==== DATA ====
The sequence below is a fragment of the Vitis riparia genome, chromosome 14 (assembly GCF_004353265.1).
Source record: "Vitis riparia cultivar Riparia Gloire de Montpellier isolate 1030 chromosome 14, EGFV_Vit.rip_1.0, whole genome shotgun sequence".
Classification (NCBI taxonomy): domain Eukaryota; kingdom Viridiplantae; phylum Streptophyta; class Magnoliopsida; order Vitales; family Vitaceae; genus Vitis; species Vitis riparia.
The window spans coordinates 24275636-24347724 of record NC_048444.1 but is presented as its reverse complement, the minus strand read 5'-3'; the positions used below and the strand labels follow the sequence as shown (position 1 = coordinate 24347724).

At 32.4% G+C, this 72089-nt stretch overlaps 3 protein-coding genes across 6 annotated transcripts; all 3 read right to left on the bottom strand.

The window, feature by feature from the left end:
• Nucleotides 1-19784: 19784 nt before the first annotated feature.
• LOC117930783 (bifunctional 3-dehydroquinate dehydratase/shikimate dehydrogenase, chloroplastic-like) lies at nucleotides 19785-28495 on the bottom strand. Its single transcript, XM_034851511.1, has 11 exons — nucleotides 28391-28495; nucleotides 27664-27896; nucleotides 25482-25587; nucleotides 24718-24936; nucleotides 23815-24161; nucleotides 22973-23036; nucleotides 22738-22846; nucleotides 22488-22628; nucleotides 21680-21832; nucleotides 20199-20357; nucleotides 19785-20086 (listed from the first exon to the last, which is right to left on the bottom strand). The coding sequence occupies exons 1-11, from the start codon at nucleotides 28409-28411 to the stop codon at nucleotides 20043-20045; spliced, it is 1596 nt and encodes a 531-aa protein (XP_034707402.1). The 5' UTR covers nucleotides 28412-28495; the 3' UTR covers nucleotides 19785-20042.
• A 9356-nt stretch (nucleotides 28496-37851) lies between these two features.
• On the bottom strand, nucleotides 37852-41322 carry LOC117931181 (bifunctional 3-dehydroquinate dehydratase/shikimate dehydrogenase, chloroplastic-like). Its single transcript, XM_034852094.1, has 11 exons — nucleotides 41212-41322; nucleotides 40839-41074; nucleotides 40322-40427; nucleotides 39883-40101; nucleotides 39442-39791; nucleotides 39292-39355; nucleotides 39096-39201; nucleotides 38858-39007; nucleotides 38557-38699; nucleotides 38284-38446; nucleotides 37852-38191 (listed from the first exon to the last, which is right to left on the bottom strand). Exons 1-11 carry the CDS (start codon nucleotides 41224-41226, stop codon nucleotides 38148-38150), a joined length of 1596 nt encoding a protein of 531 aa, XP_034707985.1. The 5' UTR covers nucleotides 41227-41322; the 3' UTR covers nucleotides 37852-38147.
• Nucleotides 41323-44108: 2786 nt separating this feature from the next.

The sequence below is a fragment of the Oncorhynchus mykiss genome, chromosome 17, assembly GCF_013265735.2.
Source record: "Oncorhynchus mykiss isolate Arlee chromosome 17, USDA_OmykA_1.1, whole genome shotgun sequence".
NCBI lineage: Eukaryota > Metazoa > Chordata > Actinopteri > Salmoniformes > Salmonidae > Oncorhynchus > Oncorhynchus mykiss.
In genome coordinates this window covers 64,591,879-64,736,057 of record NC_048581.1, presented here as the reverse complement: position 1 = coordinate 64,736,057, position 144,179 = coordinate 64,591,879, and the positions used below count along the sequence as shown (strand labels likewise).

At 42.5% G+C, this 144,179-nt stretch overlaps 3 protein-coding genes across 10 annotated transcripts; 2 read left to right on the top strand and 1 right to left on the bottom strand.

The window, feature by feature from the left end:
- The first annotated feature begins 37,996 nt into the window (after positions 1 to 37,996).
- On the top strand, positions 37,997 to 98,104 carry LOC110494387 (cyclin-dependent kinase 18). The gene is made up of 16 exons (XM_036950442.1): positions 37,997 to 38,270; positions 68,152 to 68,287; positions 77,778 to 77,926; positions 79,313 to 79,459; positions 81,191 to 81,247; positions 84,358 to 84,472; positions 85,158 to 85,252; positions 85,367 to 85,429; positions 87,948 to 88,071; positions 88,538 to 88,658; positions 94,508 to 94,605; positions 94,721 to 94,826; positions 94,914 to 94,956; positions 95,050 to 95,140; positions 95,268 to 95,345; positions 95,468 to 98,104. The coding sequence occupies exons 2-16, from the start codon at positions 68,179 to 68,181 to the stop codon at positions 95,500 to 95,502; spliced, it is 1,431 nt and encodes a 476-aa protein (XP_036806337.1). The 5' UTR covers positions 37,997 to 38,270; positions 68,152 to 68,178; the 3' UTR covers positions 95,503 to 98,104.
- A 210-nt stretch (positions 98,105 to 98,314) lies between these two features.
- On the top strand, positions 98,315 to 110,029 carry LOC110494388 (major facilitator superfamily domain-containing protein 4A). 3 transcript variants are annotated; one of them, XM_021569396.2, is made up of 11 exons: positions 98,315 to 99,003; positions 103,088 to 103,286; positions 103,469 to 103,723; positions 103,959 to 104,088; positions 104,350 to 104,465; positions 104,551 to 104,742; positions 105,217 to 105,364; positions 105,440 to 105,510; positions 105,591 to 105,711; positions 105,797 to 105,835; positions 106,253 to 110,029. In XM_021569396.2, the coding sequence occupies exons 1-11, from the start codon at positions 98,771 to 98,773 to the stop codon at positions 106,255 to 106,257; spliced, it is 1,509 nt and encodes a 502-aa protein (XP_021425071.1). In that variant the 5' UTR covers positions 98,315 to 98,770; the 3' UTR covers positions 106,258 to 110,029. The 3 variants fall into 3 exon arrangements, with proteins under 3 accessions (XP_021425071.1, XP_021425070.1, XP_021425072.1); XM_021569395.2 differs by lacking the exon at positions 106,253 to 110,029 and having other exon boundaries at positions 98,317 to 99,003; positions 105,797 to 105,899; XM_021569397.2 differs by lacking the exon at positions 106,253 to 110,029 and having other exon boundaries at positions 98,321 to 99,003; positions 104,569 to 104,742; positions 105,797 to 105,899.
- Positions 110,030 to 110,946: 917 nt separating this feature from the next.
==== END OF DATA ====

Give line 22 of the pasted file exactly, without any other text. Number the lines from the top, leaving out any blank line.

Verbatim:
- Positions 110,030 to 110,946: 917 nt separating this feature from the next.